Tuesday, August 04, 2015

Reading Coates, Part 2: the Dream, the Body and the Blame

This is the second installment of my Reading Coates posts, offering some reflections on Ta-Nehisi Coates' Between the World and Me in light of our summer reading group's discussion of the same.  You can read Part 1 here.

Before I jump right into Chapter 2, I want to take a moment to comment upon what I suspect is a common experience among people who participate in reading groups, namely, that the quality of discussions in a reading group tends to increase exponentially with each session after the first.  (There should be a law that states this.  Is there a law?  If not, I want to claim it as Johnson's Law.)  Often, I think this phenomenon is a consequence of the inevitable dropping-out of members after the first reading group session, such that the second and following sessions are always better since those who do not have the time or interest to commit themselves to it have been culled.  More often, though, I think the discussions get better because (1) you begin reading the text with your group's discussants in mind and (2) by the second session, you have a significantly better understanding of what will make for a productive conversation with those specific people.  Anyway, Johnson's Law held true once again for our group's second meeting yesterday and I was still mulling over our conversation late into the evening last night.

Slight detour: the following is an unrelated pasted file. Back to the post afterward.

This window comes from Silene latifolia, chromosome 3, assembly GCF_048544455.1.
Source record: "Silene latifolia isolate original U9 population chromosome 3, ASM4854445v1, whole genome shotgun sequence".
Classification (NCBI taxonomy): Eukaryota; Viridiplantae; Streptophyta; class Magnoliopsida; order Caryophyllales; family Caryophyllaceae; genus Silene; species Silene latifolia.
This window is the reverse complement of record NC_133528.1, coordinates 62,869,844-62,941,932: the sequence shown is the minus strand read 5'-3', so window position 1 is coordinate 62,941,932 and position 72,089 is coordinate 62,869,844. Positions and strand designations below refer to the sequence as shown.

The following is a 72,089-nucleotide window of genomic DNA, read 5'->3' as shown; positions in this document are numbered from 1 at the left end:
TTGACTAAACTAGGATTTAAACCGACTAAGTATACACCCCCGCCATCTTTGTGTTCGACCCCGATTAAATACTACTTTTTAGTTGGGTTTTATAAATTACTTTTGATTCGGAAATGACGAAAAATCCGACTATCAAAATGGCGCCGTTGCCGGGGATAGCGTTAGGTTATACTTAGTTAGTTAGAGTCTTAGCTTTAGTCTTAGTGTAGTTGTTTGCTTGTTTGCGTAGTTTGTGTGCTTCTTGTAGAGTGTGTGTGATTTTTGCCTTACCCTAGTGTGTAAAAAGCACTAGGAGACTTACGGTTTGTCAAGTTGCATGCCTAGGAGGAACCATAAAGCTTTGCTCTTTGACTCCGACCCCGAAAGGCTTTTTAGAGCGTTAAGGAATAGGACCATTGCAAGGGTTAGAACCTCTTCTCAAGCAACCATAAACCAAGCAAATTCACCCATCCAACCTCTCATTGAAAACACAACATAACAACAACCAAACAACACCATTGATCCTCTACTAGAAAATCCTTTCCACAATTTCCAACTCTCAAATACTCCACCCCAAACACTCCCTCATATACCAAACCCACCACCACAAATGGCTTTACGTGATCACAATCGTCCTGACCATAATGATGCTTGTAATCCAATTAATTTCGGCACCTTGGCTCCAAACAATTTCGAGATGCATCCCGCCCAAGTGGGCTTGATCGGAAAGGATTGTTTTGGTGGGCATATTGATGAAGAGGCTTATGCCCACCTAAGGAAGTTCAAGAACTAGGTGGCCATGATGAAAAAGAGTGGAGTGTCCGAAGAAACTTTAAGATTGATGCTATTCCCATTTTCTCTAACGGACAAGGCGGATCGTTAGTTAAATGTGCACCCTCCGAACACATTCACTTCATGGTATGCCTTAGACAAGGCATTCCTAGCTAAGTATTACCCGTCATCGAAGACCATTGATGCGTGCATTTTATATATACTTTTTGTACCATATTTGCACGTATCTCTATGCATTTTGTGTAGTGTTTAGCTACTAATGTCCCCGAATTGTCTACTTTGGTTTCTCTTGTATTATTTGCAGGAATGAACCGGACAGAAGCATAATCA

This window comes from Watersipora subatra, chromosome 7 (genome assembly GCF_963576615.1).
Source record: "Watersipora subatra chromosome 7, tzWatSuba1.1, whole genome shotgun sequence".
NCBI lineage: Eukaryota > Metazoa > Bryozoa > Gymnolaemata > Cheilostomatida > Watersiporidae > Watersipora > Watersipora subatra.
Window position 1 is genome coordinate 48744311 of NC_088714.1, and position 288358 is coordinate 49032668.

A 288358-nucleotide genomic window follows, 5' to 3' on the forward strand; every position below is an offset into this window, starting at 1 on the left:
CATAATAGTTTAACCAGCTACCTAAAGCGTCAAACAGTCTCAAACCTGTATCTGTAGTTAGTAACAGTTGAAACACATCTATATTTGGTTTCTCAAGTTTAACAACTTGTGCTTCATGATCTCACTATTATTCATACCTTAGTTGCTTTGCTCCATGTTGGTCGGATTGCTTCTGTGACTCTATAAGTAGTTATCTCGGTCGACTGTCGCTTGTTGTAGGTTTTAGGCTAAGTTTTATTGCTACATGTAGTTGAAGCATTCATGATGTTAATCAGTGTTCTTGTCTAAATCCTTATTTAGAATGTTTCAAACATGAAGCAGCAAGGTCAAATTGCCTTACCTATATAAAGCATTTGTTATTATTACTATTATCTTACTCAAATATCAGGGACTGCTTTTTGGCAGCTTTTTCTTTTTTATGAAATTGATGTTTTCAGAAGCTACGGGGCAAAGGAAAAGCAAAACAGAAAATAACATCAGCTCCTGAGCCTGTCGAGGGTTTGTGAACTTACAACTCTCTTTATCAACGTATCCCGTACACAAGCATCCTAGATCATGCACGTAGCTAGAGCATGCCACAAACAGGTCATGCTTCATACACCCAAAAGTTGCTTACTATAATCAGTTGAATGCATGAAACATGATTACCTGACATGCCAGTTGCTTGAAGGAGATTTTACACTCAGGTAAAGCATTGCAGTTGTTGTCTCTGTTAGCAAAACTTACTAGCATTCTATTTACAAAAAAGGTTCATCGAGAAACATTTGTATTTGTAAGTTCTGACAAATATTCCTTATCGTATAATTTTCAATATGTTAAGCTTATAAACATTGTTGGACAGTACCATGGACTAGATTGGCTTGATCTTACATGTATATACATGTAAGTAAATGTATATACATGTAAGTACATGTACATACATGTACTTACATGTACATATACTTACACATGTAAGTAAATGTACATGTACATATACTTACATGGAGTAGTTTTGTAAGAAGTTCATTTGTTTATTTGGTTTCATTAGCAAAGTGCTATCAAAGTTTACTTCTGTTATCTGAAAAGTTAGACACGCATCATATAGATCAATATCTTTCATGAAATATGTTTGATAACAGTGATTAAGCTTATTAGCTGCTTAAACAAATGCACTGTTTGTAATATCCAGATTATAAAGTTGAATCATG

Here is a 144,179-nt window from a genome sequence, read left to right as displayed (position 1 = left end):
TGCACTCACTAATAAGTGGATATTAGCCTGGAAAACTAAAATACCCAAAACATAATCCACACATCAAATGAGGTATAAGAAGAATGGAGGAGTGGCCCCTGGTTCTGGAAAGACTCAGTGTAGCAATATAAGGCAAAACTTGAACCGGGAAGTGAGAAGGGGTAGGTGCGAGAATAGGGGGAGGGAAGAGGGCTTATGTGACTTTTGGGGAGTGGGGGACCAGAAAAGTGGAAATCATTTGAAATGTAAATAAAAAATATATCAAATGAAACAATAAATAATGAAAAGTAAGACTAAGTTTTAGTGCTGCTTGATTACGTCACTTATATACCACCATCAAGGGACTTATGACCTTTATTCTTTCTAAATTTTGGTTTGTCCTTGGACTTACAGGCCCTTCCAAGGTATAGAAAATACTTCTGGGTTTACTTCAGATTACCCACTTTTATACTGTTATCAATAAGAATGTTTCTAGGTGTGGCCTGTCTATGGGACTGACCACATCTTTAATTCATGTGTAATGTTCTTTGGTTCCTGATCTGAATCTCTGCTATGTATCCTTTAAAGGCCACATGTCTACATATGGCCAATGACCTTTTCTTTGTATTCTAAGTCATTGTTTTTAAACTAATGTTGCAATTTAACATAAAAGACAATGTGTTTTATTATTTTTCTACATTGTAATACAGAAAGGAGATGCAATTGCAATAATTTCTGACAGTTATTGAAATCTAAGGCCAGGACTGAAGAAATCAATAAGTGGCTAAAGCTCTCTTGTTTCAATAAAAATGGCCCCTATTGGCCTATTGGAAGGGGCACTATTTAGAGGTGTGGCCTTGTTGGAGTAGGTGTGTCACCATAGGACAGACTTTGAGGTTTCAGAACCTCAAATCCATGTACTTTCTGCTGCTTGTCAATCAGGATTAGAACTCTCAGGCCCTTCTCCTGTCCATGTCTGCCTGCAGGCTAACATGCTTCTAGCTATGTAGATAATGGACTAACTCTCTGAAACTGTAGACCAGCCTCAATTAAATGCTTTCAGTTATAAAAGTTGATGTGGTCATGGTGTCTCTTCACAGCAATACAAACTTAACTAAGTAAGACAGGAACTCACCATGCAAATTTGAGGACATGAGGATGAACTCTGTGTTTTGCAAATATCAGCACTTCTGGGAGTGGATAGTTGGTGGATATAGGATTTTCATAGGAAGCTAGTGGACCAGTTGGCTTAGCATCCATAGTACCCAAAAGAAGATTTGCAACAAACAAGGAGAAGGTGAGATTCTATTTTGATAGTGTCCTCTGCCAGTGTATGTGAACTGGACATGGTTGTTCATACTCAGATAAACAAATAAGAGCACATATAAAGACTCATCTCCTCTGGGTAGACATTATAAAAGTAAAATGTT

Chapter 2 of Between the World and Me (BWM) is significantly shorter than the first, but I was glad to see that the literary device of Coates' letter to his son was extended. It's slightly less pronounced than it was in the first chapter-- I often found myself feeling like the figure of Coates' son was slipping away as a real, extant human being-- but he returns and is reiterated at crucial moments, which keep the text anchored in that relationship and prevent it from slipping off into treatise territory.